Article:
“The disciples went and did as Jesus had directed them. They brought the donkey and the colt and put on them their cloaks, and he sat on them. Most of the crowd spread their cloaks on the road, and others cut branches from the trees and spread them on the road. And the crowds that went before him and that followed him were shouting, ‘Hosanna to the Son of David! Blessed is he who comes in the name of the Lord! Hosanna in the highest!’”
The disciples made the preparations Jesus requested – bringing Him the donkey and her colt. They lay their coats on them, and Jesus sat on the coats on the donkey. And He rode the donkey – with colt in tow – down the main road – and a crowd of – mainly – the poor – the commoners – gather around Him – and they begin to praise Him – to call to Him for salvation as the King of Israel.
They sang – at least portions – of Psalm 118 – a psalm of David in which he reflects on being deserted by his friends and colleagues as he endured attack from his enemies, yet found his hope in the Lord and in His sanctuary and in the promised Savior:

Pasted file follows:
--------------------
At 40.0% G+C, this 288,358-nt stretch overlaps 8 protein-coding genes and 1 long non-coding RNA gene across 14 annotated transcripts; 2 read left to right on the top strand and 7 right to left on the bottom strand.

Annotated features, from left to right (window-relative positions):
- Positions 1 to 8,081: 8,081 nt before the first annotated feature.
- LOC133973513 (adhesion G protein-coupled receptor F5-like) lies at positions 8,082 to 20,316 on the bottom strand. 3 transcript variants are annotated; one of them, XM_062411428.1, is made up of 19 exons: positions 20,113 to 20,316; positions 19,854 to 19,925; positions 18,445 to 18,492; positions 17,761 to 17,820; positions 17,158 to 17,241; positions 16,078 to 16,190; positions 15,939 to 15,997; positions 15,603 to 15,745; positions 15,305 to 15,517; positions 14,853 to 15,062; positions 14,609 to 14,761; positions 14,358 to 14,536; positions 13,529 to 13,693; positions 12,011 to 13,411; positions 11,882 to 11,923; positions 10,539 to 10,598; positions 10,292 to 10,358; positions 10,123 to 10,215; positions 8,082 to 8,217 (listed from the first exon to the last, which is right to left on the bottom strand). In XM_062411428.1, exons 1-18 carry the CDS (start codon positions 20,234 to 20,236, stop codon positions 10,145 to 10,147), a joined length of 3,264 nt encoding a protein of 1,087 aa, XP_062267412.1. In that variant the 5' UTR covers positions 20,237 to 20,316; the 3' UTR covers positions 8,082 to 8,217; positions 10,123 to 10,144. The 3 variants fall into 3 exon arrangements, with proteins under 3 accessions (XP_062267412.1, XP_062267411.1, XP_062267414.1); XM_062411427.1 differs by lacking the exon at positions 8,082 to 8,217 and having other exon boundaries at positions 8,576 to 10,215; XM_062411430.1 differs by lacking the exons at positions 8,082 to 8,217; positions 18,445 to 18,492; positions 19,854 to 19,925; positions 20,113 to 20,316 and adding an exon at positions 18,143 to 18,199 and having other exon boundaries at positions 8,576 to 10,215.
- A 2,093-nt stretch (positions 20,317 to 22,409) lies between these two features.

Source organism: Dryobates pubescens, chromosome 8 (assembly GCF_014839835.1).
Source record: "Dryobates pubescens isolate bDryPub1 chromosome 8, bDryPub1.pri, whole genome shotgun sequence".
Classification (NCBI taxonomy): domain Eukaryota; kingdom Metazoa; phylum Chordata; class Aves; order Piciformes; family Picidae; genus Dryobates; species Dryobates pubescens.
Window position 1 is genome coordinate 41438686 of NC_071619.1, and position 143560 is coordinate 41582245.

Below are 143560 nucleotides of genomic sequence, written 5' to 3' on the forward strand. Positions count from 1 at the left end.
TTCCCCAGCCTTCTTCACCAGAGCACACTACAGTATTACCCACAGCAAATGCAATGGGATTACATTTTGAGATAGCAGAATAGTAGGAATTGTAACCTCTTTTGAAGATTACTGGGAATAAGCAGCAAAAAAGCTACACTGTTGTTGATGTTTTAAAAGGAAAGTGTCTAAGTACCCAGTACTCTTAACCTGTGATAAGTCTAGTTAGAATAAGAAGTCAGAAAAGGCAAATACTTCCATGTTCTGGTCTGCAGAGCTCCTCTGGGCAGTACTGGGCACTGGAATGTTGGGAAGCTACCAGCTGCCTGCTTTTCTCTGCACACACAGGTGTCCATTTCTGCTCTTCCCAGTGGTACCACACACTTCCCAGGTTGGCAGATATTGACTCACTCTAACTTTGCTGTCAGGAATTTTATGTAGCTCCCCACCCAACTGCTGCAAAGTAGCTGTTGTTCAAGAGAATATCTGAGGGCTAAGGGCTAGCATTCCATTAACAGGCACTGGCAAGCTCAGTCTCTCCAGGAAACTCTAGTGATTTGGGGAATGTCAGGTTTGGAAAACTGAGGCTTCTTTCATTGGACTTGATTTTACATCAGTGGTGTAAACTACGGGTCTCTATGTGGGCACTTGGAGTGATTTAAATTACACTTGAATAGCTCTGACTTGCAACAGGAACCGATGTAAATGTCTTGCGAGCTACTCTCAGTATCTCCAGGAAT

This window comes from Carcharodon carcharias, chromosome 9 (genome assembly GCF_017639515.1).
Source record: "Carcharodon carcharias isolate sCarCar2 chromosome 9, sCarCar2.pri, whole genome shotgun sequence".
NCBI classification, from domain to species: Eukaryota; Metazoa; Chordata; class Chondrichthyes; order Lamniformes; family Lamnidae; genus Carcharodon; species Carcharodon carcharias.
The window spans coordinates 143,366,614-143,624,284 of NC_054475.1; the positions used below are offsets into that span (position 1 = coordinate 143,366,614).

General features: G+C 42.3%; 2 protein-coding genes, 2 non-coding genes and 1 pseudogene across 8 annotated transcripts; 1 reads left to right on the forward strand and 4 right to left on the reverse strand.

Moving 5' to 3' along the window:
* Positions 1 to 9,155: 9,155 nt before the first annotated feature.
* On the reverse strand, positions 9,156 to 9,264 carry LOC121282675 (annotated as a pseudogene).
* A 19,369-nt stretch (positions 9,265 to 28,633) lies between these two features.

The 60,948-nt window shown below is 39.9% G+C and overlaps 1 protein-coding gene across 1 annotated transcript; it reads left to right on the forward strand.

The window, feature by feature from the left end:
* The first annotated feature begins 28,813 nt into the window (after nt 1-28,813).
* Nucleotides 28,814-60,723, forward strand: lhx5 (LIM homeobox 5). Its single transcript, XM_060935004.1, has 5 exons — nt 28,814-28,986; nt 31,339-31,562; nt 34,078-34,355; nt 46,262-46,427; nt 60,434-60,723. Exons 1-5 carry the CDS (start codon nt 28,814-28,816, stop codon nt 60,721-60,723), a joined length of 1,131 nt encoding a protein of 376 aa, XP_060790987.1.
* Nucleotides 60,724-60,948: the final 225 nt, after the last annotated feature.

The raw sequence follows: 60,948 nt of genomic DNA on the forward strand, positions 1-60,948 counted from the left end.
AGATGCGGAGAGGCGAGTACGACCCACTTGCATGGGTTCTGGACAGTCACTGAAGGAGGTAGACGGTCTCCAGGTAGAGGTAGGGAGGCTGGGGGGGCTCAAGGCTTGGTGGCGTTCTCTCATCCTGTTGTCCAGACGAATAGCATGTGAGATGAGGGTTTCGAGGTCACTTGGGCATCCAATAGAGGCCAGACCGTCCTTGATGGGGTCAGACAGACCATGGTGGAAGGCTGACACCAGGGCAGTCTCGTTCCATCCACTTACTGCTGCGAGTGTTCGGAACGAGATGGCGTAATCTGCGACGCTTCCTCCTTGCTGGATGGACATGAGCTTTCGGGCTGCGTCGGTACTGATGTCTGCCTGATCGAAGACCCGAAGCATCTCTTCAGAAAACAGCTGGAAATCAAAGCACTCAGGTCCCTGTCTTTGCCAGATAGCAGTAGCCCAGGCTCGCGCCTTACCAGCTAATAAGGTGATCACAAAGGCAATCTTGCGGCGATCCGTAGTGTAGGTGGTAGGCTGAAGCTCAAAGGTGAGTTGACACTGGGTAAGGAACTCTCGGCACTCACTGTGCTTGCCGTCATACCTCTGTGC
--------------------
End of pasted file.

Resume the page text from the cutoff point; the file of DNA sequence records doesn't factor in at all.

“Oh give thanks to the LORD, for he is good; for his steadfast love endures forever! Let Israel say, ‘His steadfast love endures forever.’ Let the house of Aaron say, ‘His steadfast love endures forever.’ Let those who fear the LORD say, ‘His steadfast love endures forever.’
“Out of my distress I called on the LORD; the LORD answered me and set me free. The LORD is on my side; I will not fear. What can man do to me? The LORD is on my side as my helper; I shall look in triumph on those who hate me. It is better to take refuge in the LORD than to trust in man. It is better to take refuge in the LORD than to trust in princes.
“All nations surrounded me; in the name of the LORD I cut them off! They surrounded me, surrounded me on every side; in the name of the LORD I cut them off! They surrounded me like bees; they went out like a fire among thorns; in the name of the LORD I cut them off! I was pushed hard, so that I was falling, but the LORD helped me.